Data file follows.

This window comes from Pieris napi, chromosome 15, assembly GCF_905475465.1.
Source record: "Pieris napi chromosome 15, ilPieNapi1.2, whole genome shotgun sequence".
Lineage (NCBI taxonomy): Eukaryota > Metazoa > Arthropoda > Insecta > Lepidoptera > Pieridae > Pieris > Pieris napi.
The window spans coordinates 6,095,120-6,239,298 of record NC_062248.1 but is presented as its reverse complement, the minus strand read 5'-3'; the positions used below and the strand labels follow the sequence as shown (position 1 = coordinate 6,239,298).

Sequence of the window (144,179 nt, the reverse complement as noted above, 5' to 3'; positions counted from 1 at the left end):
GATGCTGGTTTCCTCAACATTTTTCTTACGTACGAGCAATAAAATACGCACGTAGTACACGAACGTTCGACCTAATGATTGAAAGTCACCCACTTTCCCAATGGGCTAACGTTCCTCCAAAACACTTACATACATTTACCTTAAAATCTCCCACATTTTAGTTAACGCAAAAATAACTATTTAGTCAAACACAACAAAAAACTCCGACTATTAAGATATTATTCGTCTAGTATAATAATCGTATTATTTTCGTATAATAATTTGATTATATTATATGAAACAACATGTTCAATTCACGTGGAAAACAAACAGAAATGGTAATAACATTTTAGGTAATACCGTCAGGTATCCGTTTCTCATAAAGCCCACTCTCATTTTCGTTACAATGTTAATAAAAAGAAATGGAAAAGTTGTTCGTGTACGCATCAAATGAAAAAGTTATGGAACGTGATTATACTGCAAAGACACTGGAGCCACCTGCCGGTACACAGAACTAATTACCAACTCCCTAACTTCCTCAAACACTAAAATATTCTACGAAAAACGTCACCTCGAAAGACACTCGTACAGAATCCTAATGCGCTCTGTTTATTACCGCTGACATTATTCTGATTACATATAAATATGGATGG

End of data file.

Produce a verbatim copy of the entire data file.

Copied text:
This window comes from Pieris napi, chromosome 15, assembly GCF_905475465.1.
Source record: "Pieris napi chromosome 15, ilPieNapi1.2, whole genome shotgun sequence".
Lineage (NCBI taxonomy): Eukaryota > Metazoa > Arthropoda > Insecta > Lepidoptera > Pieridae > Pieris > Pieris napi.
The window spans coordinates 6,095,120-6,239,298 of record NC_062248.1 but is presented as its reverse complement, the minus strand read 5'-3'; the positions used below and the strand labels follow the sequence as shown (position 1 = coordinate 6,239,298).

Sequence of the window (144,179 nt, the reverse complement as noted above, 5' to 3'; positions counted from 1 at the left end):
GATGCTGGTTTCCTCAACATTTTTCTTACGTACGAGCAATAAAATACGCACGTAGTACACGAACGTTCGACCTAATGATTGAAAGTCACCCACTTTCCCAATGGGCTAACGTTCCTCCAAAACACTTACATACATTTACCTTAAAATCTCCCACATTTTAGTTAACGCAAAAATAACTATTTAGTCAAACACAACAAAAAACTCCGACTATTAAGATATTATTCGTCTAGTATAATAATCGTATTATTTTCGTATAATAATTTGATTATATTATATGAAACAACATGTTCAATTCACGTGGAAAACAAACAGAAATGGTAATAACATTTTAGGTAATACCGTCAGGTATCCGTTTCTCATAAAGCCCACTCTCATTTTCGTTACAATGTTAATAAAAAGAAATGGAAAAGTTGTTCGTGTACGCATCAAATGAAAAAGTTATGGAACGTGATTATACTGCAAAGACACTGGAGCCACCTGCCGGTACACAGAACTAATTACCAACTCCCTAACTTCCTCAAACACTAAAATATTCTACGAAAAACGTCACCTCGAAAGACACTCGTACAGAATCCTAATGCGCTCTGTTTATTACCGCTGACATTATTCTGATTACATATAAATATGGATGG